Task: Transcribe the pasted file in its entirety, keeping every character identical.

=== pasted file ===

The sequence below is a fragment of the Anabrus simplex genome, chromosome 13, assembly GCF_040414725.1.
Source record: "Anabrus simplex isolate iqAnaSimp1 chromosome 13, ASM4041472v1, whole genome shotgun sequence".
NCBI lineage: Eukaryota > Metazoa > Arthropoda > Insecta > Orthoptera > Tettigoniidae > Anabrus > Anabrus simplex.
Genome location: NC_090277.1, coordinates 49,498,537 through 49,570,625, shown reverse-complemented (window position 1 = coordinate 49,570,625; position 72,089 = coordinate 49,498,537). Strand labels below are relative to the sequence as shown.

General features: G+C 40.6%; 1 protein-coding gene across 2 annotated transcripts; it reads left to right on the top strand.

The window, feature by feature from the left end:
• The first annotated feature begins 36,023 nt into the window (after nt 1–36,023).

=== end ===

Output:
The sequence below is a fragment of the Anabrus simplex genome, chromosome 13, assembly GCF_040414725.1.
Source record: "Anabrus simplex isolate iqAnaSimp1 chromosome 13, ASM4041472v1, whole genome shotgun sequence".
NCBI lineage: Eukaryota > Metazoa > Arthropoda > Insecta > Orthoptera > Tettigoniidae > Anabrus > Anabrus simplex.
Genome location: NC_090277.1, coordinates 49,498,537 through 49,570,625, shown reverse-complemented (window position 1 = coordinate 49,570,625; position 72,089 = coordinate 49,498,537). Strand labels below are relative to the sequence as shown.

General features: G+C 40.6%; 1 protein-coding gene across 2 annotated transcripts; it reads left to right on the top strand.

The window, feature by feature from the left end:
• The first annotated feature begins 36,023 nt into the window (after nt 1–36,023).